One year on from implementation, Boulder's tax on sugary drinks still elicits passionate reactions from critics and supporters alike. The campaign for and against implementing a 2 cents-per-fluid-ounce penalty on distributors was the most expensive ever waged in the city, and though the monied interests are mostly gone, the strident opposition lingers.
Critics allege that the tax — which generated millions more than expected in revenue — failed to achieve its goal of discouraging soda consumption. Its real impact is to burden small business owners and consumers, they say, and encourage shady pricing practices.
Supporters contend that similar taxes in other municipalities have reduced consumption, and that the moneys being directed to various groups are having a real impact on the health and nutrition of kids and lower-income populations.
This November, voters will get a chance to decide whether or not to direct even more funds to such efforts — or return the cash to distributors who, by and large, have passed on the costs to retailers.
"We are invoiced by the distributor," said Chris Heinritz, co-owner of The Sink. "They treat the tax as a separate line item — over $15,000 a year."
The Sink in turn has raised its prices to cover the cost, as have many restaurants. According to Heinritz, higher prices have had no noticeable impact on soda consumption: "People are drinking less soda in general," he said.
Soda sales at Mustard's Last Stand have taken a big hit, owner Daniel Polovin said. He believes the overall higher prices are to blame; both men said customers have little to no understanding that a soda tax is in place, despite posted signage.
"We're getting a lot of angry customers (and) taking a lot of grief for high prices," said Polovin. Added Heinritz: "I don't think people remember or realize the tax exists and just think that our sodas are too expensive."
That confusion has led some retailers to play fast and loose with their pricing, some soda drinkers allege. Patrick Goode sees inconsistencies between stores blocks apart from one other with the same product, even those under the same ownership.
The discrepancy "doesn't make sense," Goode said. "I think the businesses are taking advantage of the tax" to charge more than is necessary.
Still, Goode hasn't changed his consumption habits. Many say they have, though. A friend of Goode's who did not want to be named because she works for the county, said she travels to Lafayette from her south Boulder home to buy sweet drinks. As a result, much of her other shopping has moved there as well.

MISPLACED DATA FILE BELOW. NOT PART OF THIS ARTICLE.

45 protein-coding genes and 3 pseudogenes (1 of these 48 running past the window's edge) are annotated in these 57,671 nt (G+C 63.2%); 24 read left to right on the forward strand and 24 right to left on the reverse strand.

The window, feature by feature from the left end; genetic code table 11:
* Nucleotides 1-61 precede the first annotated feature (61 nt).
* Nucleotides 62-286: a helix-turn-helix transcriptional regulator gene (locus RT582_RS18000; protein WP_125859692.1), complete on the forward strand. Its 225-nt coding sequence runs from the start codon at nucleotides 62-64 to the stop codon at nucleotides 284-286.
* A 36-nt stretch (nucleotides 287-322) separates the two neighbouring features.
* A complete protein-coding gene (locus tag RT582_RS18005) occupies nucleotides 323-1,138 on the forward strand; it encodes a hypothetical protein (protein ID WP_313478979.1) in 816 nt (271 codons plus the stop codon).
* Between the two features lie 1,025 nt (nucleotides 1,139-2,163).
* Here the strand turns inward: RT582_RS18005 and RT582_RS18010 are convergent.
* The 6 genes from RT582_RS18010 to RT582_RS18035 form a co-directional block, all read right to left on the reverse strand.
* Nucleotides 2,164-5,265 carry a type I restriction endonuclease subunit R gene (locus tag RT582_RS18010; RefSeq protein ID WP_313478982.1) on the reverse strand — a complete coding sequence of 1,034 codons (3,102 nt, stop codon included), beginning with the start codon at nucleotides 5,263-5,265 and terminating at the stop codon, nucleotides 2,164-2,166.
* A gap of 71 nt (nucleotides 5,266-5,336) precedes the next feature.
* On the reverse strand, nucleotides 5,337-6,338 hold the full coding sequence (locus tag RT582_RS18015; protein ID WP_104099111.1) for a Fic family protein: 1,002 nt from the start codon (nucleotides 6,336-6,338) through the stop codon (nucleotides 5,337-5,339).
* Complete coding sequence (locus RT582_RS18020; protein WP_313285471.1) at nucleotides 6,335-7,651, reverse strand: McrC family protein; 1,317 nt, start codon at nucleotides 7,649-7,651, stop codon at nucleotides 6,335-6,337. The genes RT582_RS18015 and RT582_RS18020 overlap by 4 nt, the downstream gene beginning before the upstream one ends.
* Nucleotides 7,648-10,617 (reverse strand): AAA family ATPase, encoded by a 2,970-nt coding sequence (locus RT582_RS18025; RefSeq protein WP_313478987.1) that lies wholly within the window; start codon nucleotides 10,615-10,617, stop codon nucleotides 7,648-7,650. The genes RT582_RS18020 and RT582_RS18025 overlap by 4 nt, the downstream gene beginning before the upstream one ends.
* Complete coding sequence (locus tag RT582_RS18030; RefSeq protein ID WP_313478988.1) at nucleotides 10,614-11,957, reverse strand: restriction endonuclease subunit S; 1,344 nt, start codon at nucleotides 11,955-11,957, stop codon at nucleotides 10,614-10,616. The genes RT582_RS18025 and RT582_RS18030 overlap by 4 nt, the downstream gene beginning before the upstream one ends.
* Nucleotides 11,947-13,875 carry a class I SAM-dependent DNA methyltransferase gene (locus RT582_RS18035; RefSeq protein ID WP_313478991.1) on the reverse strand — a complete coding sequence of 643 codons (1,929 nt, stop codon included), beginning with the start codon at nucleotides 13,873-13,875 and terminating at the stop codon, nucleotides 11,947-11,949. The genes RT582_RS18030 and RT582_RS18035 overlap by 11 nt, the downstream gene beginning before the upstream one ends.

Polivin said he hears similar stories from Boulder's remaining "blue-collar people" who "don't even stop in Boulder for a sandwich anymore," instead opting for nearby Lafayette or Louisville.
Soda tax detractors say the measure is dragging down the city's overall sales tax revenue. The data doesn't quite bear that out. While sales are down slightly at food stores, they are up at "eating places," according to Boulder tax data. Other categories not related to sugary beverage sales have seen far larger decreases year over year.
The soda tax itself has brought in over $3.7 million through March of this year, the latest tax data available. That money has been doled out to 19 organizations supporting health and nutrition in the area, particularly among youth, lower-income and minority populations.
The funds have been used to help diabetes patients manage their disease, to advocate for clean drinking water in Latino communities and to educate kids and families on diet and exercise. The Boulder Farmers Market provided vouchers to low-income residents to shop there; Clinica Family Health is paying for family passes to city rec centers.
"We're thrilled about the work the tax is doing," said Kristen Daly, a member of the Healthy Boulder Kids coalition that advocated for the tax. "The money is really going where its supposed to, so for us it's been a success."
Daly also disputes the claim that the measure has pushed shoppers out of Boulder, viewing it as propaganda pushed by the beverage industry, which spent heavily to defeat the tax in 2016. The American Beverage Association has spent and lobbied heavily to combat similar efforts around the nation, most recently with a state law in California that banned all such taxes for 12 years.
Chicago notably repealed its tax mere months after implementation, in the wake of a legal challenge. The fate of Philadelphia's — and possibly many other city's — is being decided in Pennsylvania's highest court, despite revenue that failed to meet expectations.
Boulder has had the opposite problem. The city revised its projections that the tax would bring in $3.8 million in 2018, up to $5.2 million. To keep the extra funds, Boulder must seek voter approval, which it will do with a ballot measure this November.
If it doesn't pass, anything above and beyond $3.8 million will be returned to the distributors that pay the tax. There in nothing to compel them to return it to retailers — or consumers. Several distributors contacted by the Camera did not respond to requests for comment.
Healthy Boulder Kids is, of course, supporting the ballot measure. Although formal study data won't be out until early next year, Daly believes soda consumption is being impacted, just as it has in other cities with sugary drink taxes, and particularly among those most likely to suffer soda's ill health effects.
"The fact that people at a fancy Boulder restaurant are still drinking soda is not really the point," she said. "The richer groups tend to not reduce consumption as much but it has tended to decrease consumption in lower-income groups, and that's also where the money is being applied.
"It's a win-win situation."